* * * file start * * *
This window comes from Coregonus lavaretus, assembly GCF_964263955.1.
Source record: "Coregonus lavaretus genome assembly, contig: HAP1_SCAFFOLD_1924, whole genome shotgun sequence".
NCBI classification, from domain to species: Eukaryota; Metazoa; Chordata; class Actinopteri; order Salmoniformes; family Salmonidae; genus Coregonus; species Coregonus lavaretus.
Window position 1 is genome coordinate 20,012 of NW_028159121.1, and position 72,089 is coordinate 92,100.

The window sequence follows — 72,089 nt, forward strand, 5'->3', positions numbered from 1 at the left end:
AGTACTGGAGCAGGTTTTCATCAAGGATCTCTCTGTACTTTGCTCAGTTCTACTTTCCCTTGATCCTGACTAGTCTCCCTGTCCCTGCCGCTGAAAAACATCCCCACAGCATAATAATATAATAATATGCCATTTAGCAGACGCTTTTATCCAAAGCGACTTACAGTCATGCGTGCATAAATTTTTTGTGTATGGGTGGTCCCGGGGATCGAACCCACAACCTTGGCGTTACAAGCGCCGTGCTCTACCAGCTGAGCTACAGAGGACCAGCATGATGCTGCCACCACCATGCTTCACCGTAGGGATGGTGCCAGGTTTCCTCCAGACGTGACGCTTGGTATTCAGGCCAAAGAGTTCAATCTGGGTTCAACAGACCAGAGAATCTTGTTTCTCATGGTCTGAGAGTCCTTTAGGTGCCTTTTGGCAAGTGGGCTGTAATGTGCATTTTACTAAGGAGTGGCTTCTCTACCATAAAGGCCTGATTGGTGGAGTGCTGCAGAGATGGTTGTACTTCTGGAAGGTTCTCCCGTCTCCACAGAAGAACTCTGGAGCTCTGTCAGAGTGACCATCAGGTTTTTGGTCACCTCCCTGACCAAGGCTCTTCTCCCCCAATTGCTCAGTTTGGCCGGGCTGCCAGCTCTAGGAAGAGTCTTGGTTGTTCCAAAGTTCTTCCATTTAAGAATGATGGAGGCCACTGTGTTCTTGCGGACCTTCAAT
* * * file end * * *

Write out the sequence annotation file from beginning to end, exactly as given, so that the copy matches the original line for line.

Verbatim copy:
This window comes from Coregonus lavaretus, assembly GCF_964263955.1.
Source record: "Coregonus lavaretus genome assembly, contig: HAP1_SCAFFOLD_1924, whole genome shotgun sequence".
NCBI classification, from domain to species: Eukaryota; Metazoa; Chordata; class Actinopteri; order Salmoniformes; family Salmonidae; genus Coregonus; species Coregonus lavaretus.
Window position 1 is genome coordinate 20,012 of NW_028159121.1, and position 72,089 is coordinate 92,100.

The window sequence follows — 72,089 nt, forward strand, 5'->3', positions numbered from 1 at the left end:
AGTACTGGAGCAGGTTTTCATCAAGGATCTCTCTGTACTTTGCTCAGTTCTACTTTCCCTTGATCCTGACTAGTCTCCCTGTCCCTGCCGCTGAAAAACATCCCCACAGCATAATAATATAATAATATGCCATTTAGCAGACGCTTTTATCCAAAGCGACTTACAGTCATGCGTGCATAAATTTTTTGTGTATGGGTGGTCCCGGGGATCGAACCCACAACCTTGGCGTTACAAGCGCCGTGCTCTACCAGCTGAGCTACAGAGGACCAGCATGATGCTGCCACCACCATGCTTCACCGTAGGGATGGTGCCAGGTTTCCTCCAGACGTGACGCTTGGTATTCAGGCCAAAGAGTTCAATCTGGGTTCAACAGACCAGAGAATCTTGTTTCTCATGGTCTGAGAGTCCTTTAGGTGCCTTTTGGCAAGTGGGCTGTAATGTGCATTTTACTAAGGAGTGGCTTCTCTACCATAAAGGCCTGATTGGTGGAGTGCTGCAGAGATGGTTGTACTTCTGGAAGGTTCTCCCGTCTCCACAGAAGAACTCTGGAGCTCTGTCAGAGTGACCATCAGGTTTTTGGTCACCTCCCTGACCAAGGCTCTTCTCCCCCAATTGCTCAGTTTGGCCGGGCTGCCAGCTCTAGGAAGAGTCTTGGTTGTTCCAAAGTTCTTCCATTTAAGAATGATGGAGGCCACTGTGTTCTTGCGGACCTTCAAT